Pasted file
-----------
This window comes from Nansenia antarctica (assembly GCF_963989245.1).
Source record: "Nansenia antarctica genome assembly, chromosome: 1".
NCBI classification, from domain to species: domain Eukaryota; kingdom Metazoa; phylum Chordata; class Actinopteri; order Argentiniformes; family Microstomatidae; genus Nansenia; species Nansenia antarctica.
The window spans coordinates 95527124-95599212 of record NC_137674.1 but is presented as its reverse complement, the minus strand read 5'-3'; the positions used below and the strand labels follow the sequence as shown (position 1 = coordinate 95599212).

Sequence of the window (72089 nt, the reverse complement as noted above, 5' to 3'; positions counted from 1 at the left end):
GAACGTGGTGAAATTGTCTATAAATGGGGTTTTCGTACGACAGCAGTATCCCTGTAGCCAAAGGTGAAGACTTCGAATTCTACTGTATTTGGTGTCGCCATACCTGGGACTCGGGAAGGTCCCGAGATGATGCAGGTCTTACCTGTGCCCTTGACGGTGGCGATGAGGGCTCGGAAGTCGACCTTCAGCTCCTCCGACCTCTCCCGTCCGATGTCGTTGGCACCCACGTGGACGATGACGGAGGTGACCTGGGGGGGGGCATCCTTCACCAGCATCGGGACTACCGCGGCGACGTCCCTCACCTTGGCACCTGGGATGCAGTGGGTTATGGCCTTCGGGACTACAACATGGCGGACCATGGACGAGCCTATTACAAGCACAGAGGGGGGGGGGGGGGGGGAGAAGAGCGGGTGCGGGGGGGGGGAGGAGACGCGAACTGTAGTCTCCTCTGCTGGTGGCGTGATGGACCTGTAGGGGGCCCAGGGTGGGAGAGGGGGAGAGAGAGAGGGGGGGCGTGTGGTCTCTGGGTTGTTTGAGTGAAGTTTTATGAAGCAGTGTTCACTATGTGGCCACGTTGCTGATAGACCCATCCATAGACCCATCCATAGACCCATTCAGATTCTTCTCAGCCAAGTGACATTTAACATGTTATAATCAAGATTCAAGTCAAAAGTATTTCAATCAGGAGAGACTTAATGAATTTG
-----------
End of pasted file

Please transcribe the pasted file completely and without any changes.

This window comes from Nansenia antarctica (assembly GCF_963989245.1).
Source record: "Nansenia antarctica genome assembly, chromosome: 1".
NCBI classification, from domain to species: domain Eukaryota; kingdom Metazoa; phylum Chordata; class Actinopteri; order Argentiniformes; family Microstomatidae; genus Nansenia; species Nansenia antarctica.
The window spans coordinates 95527124-95599212 of record NC_137674.1 but is presented as its reverse complement, the minus strand read 5'-3'; the positions used below and the strand labels follow the sequence as shown (position 1 = coordinate 95599212).

Sequence of the window (72089 nt, the reverse complement as noted above, 5' to 3'; positions counted from 1 at the left end):
GAACGTGGTGAAATTGTCTATAAATGGGGTTTTCGTACGACAGCAGTATCCCTGTAGCCAAAGGTGAAGACTTCGAATTCTACTGTATTTGGTGTCGCCATACCTGGGACTCGGGAAGGTCCCGAGATGATGCAGGTCTTACCTGTGCCCTTGACGGTGGCGATGAGGGCTCGGAAGTCGACCTTCAGCTCCTCCGACCTCTCCCGTCCGATGTCGTTGGCACCCACGTGGACGATGACGGAGGTGACCTGGGGGGGGGCATCCTTCACCAGCATCGGGACTACCGCGGCGACGTCCCTCACCTTGGCACCTGGGATGCAGTGGGTTATGGCCTTCGGGACTACAACATGGCGGACCATGGACGAGCCTATTACAAGCACAGAGGGGGGGGGGGGGGGGGAGAAGAGCGGGTGCGGGGGGGGGGAGGAGACGCGAACTGTAGTCTCCTCTGCTGGTGGCGTGATGGACCTGTAGGGGGCCCAGGGTGGGAGAGGGGGAGAGAGAGAGGGGGGGCGTGTGGTCTCTGGGTTGTTTGAGTGAAGTTTTATGAAGCAGTGTTCACTATGTGGCCACGTTGCTGATAGACCCATCCATAGACCCATCCATAGACCCATTCAGATTCTTCTCAGCCAAGTGACATTTAACATGTTATAATCAAGATTCAAGTCAAAAGTATTTCAATCAGGAGAGACTTAATGAATTTG